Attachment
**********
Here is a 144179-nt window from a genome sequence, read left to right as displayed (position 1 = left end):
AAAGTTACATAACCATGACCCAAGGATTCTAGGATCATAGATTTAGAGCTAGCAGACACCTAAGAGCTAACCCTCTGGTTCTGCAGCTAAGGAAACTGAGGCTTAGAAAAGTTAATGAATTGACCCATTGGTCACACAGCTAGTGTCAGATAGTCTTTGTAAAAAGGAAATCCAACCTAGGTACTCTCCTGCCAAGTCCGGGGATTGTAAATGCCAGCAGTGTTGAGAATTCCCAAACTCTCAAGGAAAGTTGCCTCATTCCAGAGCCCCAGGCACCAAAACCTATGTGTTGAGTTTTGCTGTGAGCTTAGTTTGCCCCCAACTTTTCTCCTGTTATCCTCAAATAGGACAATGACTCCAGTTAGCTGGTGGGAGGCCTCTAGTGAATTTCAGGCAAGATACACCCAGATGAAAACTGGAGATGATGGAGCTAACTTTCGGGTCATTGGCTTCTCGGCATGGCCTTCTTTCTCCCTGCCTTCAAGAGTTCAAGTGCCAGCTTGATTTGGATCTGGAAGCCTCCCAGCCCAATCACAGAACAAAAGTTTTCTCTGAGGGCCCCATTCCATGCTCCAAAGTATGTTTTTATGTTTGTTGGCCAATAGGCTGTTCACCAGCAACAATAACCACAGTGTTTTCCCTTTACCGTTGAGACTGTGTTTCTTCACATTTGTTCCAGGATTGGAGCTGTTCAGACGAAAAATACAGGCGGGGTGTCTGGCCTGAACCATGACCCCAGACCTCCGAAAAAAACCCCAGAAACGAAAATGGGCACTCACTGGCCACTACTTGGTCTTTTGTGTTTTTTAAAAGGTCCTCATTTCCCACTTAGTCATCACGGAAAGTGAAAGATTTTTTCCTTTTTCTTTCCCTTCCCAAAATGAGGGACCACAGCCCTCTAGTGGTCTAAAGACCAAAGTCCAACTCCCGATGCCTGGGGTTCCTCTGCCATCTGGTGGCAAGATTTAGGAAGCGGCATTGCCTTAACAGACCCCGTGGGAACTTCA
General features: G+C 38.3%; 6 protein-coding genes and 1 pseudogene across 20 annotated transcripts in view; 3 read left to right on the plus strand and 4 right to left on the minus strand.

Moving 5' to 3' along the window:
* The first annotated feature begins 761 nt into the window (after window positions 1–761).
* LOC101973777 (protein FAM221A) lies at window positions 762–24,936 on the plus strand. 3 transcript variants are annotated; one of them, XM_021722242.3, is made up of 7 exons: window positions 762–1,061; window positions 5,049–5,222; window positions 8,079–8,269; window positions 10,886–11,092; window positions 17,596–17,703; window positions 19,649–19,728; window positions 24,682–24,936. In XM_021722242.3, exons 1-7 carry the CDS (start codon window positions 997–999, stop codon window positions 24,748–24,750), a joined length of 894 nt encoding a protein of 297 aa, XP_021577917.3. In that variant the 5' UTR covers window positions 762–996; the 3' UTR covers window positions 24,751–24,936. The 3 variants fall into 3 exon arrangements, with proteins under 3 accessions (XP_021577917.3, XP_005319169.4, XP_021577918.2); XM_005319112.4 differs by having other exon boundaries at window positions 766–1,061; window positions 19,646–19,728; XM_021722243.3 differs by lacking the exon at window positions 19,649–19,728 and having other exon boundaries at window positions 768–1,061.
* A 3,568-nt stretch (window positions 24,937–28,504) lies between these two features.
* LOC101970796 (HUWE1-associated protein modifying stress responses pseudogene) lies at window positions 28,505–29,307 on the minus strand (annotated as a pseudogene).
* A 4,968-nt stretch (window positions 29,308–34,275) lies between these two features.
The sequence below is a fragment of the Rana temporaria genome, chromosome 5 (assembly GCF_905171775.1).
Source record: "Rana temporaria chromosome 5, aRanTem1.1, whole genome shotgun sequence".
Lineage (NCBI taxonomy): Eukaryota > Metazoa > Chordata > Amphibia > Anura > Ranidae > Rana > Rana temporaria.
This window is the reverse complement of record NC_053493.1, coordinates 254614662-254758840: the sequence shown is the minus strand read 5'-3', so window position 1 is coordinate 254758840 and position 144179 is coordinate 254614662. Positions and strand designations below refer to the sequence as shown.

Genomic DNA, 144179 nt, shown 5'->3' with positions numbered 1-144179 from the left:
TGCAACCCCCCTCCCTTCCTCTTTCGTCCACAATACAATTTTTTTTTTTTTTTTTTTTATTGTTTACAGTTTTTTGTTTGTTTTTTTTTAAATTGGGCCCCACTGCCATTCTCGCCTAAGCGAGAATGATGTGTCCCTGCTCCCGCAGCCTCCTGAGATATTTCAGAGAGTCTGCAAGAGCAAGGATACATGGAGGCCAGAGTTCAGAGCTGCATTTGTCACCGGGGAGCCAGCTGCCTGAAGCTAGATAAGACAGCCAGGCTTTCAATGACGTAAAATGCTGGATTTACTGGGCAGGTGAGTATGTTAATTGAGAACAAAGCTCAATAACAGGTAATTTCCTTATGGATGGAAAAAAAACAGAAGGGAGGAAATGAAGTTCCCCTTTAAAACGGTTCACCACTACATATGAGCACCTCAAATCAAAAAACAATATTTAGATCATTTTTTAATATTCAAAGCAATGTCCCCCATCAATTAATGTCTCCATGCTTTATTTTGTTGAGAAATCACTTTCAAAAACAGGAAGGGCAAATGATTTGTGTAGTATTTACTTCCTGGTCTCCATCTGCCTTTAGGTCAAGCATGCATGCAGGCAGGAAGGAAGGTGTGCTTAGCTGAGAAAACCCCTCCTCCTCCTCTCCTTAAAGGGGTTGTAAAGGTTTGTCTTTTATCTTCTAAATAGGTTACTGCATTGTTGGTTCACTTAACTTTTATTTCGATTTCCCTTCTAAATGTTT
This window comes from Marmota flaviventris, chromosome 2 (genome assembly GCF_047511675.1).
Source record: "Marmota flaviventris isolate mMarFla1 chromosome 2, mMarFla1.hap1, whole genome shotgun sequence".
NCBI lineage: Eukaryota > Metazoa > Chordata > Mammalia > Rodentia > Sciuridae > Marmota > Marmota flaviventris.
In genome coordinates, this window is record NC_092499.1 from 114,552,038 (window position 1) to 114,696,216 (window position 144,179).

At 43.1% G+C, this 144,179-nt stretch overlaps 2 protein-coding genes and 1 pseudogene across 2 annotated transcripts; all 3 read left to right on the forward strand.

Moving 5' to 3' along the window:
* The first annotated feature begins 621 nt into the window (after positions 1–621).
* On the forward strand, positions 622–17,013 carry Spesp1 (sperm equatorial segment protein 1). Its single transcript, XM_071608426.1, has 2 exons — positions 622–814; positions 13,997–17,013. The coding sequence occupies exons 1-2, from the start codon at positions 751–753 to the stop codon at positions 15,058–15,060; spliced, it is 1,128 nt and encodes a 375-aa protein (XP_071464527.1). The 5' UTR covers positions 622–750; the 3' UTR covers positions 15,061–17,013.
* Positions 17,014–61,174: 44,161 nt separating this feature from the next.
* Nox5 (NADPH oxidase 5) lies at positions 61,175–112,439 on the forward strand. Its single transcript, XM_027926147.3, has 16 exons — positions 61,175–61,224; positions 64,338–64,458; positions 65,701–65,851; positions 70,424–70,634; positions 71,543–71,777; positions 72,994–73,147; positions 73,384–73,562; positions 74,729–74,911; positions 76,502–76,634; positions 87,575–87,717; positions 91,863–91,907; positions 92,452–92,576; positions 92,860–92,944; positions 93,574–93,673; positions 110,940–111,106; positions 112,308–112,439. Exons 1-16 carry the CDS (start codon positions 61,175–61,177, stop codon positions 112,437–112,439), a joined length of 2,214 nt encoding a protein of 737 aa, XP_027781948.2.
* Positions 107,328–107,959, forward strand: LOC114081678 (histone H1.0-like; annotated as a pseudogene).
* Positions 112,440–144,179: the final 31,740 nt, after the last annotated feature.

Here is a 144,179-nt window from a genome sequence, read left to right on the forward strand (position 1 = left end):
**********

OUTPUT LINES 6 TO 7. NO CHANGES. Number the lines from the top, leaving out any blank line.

* LOC101973777 (protein FAM221A) lies at window positions 762–24,936 on the plus strand. 3 transcript variants are annotated; one of them, XM_021722242.3, is made up of 7 exons: window positions 762–1,061; window positions 5,049–5,222; window positions 8,079–8,269; window positions 10,886–11,092; window positions 17,596–17,703; window positions 19,649–19,728; window positions 24,682–24,936. In XM_021722242.3, exons 1-7 carry the CDS (start codon window positions 997–999, stop codon window positions 24,748–24,750), a joined length of 894 nt encoding a protein of 297 aa, XP_021577917.3. In that variant the 5' UTR covers window positions 762–996; the 3' UTR covers window positions 24,751–24,936. The 3 variants fall into 3 exon arrangements, with proteins under 3 accessions (XP_021577917.3, XP_005319169.4, XP_021577918.2); XM_005319112.4 differs by having other exon boundaries at window positions 766–1,061; window positions 19,646–19,728; XM_021722243.3 differs by lacking the exon at window positions 19,649–19,728 and having other exon boundaries at window positions 768–1,061.
* A 3,568-nt stretch (window positions 24,937–28,504) lies between these two features.